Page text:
Use this shrub in a mixed fynbos garden, where its medium to coarse leaf texture will provide textural leaf interest with several other smaller leaved species of fynbos like buchus, ericas or some restios. Plant this tough species about 0.5 to 1 m apart in nice deep soils. This spacing gap can be reduced to 0.3 m in more rocky or steeper soils. Companion plants may include: Coleonema album, Elegia tectorum and E. stipularis, Protea repens and P. cynaroides, Phylica pubescens, P. plumosa and P. ericoides, Lampranthus emarginatus and L. bicolor, Leucadendron xanthoconus, L. salignum and L. linifolium, Agathosma capensis, A. serpyllacea, A. ciliaris, A. ciliata and A. imbricata, Oedera imbricata, Metalasia muricata and M. densa, Mimetes cucculatus, Scabiosa africana and Aristea capitata.
Feed adult plants with 3:1:5 once in autumn and supplement it with seaweed-based, liquid fertilizer application every 2 weeks during the growing season. Seedlings and rooted cuttings can also be treated with a liquid seaweed-based fertilizer. Plants tend to become lanky and very woody after a period, and a good prune at least every second to third year will ensure plants maintain a nice full and bushy appearance. Cut it back by at least a third to half its size in late summer to early autumn.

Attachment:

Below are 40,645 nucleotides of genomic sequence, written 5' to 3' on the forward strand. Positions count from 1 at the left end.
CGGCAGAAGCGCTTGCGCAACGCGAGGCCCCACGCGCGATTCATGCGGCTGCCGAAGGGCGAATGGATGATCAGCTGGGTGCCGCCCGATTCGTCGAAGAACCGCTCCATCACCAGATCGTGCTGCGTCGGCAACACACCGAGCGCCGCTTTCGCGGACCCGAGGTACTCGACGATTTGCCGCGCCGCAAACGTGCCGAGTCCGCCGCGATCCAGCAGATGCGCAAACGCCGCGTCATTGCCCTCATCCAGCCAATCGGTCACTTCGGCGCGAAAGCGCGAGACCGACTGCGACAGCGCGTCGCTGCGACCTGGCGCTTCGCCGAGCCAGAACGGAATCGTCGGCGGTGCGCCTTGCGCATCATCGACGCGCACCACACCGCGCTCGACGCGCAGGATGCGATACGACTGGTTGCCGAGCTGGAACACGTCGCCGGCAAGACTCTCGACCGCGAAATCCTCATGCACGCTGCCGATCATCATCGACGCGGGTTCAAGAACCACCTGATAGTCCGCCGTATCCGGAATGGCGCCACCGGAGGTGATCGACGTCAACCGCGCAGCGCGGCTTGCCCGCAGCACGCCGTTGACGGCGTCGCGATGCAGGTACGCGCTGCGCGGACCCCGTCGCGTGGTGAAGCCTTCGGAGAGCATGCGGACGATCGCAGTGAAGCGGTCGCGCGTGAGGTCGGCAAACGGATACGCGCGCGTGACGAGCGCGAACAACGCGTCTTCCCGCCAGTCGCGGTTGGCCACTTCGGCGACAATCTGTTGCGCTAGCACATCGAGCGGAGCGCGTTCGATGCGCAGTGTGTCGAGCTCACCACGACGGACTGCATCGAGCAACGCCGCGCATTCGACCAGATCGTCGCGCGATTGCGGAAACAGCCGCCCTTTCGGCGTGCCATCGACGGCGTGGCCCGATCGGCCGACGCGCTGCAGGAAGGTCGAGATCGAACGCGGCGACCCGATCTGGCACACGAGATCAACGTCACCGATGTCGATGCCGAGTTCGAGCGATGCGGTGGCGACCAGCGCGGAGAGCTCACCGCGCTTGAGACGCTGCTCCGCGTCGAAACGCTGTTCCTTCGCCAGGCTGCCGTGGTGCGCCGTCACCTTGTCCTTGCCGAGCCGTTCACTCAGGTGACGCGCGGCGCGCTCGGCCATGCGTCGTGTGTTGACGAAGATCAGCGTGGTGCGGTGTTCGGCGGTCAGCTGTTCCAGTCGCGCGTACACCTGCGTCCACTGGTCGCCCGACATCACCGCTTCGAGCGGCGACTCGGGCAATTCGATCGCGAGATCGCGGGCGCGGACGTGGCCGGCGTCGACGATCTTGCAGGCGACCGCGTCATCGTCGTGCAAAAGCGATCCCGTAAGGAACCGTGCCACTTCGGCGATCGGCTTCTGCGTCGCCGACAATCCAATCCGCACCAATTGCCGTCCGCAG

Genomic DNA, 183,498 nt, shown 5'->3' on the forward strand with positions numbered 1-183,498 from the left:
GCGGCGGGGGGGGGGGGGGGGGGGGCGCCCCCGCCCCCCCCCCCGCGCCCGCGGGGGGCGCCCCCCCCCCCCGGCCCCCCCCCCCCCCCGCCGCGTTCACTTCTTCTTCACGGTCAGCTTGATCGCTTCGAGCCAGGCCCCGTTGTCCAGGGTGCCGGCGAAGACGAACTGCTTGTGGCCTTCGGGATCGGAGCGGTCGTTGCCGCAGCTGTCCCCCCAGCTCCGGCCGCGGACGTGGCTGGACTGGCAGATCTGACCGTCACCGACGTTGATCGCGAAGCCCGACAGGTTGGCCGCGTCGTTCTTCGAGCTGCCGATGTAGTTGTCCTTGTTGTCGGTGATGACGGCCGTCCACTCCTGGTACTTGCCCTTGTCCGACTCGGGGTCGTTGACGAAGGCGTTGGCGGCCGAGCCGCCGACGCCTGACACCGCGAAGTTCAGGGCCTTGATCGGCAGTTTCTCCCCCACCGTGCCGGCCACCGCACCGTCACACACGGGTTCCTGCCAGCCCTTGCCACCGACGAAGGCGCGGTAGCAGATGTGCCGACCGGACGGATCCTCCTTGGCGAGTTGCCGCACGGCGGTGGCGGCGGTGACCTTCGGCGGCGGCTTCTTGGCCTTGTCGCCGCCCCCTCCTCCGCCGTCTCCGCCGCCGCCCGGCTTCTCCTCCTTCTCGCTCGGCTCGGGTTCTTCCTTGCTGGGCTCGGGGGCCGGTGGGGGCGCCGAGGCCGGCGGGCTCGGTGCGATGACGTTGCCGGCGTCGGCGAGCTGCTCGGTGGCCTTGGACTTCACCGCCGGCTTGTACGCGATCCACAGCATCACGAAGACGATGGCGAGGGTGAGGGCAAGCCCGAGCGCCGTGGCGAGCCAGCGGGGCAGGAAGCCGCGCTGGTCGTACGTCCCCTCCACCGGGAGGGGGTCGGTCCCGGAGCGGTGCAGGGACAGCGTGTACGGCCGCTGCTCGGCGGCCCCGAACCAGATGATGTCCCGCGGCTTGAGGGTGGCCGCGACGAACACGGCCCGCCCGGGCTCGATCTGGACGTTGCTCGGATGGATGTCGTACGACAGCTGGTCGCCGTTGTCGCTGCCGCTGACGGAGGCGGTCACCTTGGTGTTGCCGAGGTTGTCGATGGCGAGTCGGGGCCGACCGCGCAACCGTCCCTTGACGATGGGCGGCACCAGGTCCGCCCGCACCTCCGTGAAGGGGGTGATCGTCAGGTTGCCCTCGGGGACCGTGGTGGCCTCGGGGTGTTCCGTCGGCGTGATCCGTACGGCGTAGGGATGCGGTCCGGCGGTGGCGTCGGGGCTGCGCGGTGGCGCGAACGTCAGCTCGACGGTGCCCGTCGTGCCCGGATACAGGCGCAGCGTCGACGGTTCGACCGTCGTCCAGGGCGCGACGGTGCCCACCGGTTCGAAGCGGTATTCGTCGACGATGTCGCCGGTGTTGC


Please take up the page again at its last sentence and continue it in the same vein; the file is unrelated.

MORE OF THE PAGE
No pests or diseases have been recorded.
- Lawence, E. & Notten, A. 2001. Pelargonium betulinum (L.) L’Hér. (Geraniaceae). PlantZAfrica. Online. http://pza.sanbi.org/pelargonium-betulinum.
- May, L. 2000. Pelargonium cucullatum (L.) L’Hér. (Geraniaceae). PlantZAfrica. Online. http://pza.sanbi.org/pelargonium-cucullatum.
- Oliver, R. 2017. Pelargonium salmoneum R.A.Dyer (Geraniaceae). PlantZAfrica. Online. http://pza.sanbi.org/pelargonium-salmoneum.
- SANBI. 2020. Pelargonium cucullatum (L.) L'Hér. x P. betulinum (L.) L'Hér. National Assessment: Red List of South African Plants version 2020.1. Accessed on 2022/08/20.
- Van der Walt, J.J. & Vorster, P.J. 1981. Pelargoniums of southern Africa, vol. 2. Juta, Cape Town, Johannesburg.
Kirstenbosch National Botanical Garden
Plant Type: Ground Cover, Shrub
SA Distribution: Western Cape
Soil type: Sandy, Loam
Flowering season: Spring, Early Summer
Flower colour: Purple, Pink, Mauve/Lilac
Aspect: Full Sun
Gardening skill: Easy